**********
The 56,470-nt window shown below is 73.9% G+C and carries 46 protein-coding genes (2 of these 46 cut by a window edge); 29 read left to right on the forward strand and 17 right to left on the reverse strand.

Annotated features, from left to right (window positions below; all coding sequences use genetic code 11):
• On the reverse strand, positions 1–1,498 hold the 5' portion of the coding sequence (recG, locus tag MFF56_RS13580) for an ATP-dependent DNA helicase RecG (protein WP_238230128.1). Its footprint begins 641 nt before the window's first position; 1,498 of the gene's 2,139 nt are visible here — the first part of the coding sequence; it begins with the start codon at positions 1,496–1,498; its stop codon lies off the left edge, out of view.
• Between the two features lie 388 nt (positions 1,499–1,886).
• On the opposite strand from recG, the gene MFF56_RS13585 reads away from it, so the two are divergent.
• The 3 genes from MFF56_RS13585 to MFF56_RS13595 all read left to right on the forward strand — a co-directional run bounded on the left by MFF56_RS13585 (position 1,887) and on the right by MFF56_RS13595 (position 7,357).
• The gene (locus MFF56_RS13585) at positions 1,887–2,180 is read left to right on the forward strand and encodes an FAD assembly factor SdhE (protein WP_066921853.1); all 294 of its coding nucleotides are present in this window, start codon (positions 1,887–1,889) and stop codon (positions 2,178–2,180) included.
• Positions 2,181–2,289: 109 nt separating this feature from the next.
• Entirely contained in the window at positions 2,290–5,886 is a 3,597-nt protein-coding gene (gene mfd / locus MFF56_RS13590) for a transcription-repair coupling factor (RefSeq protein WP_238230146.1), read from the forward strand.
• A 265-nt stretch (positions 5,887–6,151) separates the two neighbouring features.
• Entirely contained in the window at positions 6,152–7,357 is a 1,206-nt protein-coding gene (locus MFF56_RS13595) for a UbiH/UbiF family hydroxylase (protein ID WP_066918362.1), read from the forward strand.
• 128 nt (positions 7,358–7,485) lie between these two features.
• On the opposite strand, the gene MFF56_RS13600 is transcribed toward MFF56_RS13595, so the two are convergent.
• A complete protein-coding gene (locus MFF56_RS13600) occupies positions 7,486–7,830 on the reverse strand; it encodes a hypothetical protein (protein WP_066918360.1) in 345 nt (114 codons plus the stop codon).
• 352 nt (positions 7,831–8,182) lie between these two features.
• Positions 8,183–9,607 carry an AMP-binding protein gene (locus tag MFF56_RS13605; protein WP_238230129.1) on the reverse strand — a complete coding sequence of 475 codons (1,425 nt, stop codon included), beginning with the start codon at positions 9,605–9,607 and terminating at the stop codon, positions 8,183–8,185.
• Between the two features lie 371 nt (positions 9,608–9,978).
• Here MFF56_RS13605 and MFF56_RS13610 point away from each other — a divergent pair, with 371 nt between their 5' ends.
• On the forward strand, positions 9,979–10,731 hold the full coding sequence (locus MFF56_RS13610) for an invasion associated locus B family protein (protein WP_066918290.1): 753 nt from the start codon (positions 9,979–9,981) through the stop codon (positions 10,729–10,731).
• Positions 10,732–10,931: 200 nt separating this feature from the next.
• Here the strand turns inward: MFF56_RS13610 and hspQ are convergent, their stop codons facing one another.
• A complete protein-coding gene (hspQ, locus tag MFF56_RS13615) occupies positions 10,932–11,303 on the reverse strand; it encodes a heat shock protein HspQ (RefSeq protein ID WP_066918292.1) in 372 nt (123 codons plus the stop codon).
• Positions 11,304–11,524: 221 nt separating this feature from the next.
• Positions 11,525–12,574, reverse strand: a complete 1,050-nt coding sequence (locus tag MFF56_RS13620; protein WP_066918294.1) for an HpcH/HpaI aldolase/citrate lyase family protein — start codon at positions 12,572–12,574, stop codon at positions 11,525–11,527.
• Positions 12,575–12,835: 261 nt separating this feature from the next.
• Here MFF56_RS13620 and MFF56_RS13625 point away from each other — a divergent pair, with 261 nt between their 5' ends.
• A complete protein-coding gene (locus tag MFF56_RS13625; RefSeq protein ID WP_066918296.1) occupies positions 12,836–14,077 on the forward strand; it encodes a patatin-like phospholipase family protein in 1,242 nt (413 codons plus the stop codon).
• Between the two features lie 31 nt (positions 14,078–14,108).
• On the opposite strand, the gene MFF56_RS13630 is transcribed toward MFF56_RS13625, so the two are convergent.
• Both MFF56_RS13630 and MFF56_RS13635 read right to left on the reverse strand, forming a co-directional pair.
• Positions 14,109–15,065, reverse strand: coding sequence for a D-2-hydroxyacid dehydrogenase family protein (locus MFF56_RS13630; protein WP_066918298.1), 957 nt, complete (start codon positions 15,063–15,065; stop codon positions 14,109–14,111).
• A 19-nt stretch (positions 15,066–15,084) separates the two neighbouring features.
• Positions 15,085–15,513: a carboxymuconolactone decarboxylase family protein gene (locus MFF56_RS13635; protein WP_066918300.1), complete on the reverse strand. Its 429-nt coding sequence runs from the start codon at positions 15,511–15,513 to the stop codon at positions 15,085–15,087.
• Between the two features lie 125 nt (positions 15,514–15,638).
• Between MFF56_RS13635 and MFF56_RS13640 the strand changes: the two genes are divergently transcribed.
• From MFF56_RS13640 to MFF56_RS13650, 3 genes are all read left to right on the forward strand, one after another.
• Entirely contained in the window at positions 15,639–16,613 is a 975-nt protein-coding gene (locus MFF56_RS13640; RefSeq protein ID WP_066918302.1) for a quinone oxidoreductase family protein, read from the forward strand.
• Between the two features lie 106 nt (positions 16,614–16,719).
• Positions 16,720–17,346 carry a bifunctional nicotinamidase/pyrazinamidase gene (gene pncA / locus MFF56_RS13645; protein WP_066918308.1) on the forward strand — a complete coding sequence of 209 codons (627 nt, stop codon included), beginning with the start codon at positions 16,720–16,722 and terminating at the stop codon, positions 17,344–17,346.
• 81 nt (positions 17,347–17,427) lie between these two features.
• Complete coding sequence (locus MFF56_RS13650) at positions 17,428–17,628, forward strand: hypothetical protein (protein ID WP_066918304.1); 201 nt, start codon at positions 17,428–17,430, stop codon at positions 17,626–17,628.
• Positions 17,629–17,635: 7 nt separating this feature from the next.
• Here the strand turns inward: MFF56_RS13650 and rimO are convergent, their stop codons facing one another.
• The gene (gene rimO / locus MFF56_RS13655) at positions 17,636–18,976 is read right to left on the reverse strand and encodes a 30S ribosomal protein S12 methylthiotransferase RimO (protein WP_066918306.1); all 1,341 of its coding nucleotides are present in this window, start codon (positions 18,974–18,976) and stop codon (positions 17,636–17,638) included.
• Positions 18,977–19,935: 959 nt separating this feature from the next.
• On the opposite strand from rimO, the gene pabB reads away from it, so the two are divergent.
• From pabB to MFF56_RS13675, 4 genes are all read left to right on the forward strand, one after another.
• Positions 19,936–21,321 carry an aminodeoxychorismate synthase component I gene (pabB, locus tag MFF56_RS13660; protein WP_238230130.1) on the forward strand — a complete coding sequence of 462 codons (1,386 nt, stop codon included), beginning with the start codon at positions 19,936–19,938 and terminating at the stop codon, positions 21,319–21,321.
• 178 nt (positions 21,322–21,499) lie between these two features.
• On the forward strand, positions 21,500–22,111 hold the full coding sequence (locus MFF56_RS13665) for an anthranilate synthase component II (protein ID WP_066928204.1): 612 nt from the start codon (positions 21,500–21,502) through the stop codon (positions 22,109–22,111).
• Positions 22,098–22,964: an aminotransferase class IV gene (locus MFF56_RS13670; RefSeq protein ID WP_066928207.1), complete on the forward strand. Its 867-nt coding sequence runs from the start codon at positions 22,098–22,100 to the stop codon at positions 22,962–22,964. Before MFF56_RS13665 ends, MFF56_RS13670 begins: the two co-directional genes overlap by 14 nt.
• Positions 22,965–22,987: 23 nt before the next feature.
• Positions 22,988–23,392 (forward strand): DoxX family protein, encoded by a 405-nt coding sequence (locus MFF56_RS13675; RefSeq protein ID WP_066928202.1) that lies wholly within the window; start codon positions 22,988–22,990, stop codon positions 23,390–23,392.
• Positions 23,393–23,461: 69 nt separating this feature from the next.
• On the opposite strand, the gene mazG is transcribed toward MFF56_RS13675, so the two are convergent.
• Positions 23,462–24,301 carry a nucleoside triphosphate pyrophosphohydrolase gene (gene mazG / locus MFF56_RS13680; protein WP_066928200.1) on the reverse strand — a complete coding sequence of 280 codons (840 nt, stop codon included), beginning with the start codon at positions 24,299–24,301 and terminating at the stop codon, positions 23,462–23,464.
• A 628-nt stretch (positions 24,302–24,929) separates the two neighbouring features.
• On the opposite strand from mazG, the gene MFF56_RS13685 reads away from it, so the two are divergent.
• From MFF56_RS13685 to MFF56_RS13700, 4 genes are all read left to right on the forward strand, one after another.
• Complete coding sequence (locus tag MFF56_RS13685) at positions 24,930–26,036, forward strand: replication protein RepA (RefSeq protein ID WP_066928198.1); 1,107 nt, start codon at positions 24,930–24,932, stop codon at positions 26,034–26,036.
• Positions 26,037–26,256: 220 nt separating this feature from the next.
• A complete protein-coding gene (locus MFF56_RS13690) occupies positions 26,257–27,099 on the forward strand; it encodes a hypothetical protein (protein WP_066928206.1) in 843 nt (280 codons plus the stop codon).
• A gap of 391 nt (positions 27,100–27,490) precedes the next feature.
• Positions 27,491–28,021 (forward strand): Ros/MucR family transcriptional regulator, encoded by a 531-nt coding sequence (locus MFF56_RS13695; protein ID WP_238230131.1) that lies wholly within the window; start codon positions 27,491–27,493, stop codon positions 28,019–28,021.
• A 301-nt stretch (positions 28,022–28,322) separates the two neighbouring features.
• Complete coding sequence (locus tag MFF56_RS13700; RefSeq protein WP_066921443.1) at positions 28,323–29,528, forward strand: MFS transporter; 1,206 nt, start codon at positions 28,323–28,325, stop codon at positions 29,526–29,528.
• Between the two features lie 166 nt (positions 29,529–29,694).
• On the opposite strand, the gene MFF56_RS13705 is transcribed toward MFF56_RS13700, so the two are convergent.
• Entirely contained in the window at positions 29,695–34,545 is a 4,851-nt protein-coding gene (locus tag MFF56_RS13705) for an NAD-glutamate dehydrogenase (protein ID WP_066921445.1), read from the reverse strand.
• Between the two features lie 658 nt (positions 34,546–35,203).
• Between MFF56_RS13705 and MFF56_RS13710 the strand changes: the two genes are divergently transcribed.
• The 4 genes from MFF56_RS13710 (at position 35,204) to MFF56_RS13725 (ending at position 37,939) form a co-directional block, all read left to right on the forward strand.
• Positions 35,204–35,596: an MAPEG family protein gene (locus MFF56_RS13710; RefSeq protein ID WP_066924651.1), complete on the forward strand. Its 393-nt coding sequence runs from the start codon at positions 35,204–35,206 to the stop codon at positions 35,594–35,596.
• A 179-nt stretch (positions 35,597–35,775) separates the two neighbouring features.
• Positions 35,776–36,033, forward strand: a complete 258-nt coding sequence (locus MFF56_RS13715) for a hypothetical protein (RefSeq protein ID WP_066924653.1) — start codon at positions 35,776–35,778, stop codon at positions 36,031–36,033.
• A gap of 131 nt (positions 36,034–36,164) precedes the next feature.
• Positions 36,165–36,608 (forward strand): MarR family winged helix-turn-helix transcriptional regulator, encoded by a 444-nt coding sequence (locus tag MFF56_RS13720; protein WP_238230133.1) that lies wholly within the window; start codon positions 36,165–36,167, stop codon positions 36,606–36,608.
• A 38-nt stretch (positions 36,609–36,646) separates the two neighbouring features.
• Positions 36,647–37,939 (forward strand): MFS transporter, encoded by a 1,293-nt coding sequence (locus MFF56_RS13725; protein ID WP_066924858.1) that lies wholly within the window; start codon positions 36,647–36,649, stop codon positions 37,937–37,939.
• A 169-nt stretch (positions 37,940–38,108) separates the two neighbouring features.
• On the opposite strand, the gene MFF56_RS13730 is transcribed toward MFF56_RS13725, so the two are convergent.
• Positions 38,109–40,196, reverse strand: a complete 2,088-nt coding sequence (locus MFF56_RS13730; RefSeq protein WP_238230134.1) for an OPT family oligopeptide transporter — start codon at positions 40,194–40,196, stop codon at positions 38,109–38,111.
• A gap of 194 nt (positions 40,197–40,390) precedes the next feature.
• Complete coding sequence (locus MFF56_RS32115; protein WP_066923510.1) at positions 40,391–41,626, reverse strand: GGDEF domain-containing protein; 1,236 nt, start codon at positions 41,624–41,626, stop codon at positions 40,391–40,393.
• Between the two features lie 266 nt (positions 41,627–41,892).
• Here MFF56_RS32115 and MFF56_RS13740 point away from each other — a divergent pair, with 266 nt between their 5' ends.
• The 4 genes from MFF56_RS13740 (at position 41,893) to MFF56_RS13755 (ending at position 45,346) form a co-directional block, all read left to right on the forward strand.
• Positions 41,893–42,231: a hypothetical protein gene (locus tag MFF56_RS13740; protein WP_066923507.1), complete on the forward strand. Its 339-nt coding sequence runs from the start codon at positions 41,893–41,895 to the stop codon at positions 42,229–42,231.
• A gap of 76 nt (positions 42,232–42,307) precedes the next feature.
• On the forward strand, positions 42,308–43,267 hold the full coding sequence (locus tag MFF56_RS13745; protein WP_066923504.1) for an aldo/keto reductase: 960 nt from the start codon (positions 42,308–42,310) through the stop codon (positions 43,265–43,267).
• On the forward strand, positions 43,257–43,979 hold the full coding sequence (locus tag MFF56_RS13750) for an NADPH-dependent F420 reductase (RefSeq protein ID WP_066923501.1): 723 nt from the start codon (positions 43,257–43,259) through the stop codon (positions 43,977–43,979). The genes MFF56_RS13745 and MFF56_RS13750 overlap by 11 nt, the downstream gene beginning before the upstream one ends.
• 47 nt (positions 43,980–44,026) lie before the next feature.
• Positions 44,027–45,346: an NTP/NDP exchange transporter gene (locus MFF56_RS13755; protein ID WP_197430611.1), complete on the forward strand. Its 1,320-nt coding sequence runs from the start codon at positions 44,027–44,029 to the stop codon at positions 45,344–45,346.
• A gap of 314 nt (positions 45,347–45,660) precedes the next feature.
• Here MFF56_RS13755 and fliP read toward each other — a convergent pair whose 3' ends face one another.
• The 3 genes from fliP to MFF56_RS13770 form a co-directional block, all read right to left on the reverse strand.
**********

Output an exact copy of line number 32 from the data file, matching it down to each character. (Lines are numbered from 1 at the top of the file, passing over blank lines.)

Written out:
• A 19-nt stretch (positions 15,066–15,084) separates the two neighbouring features.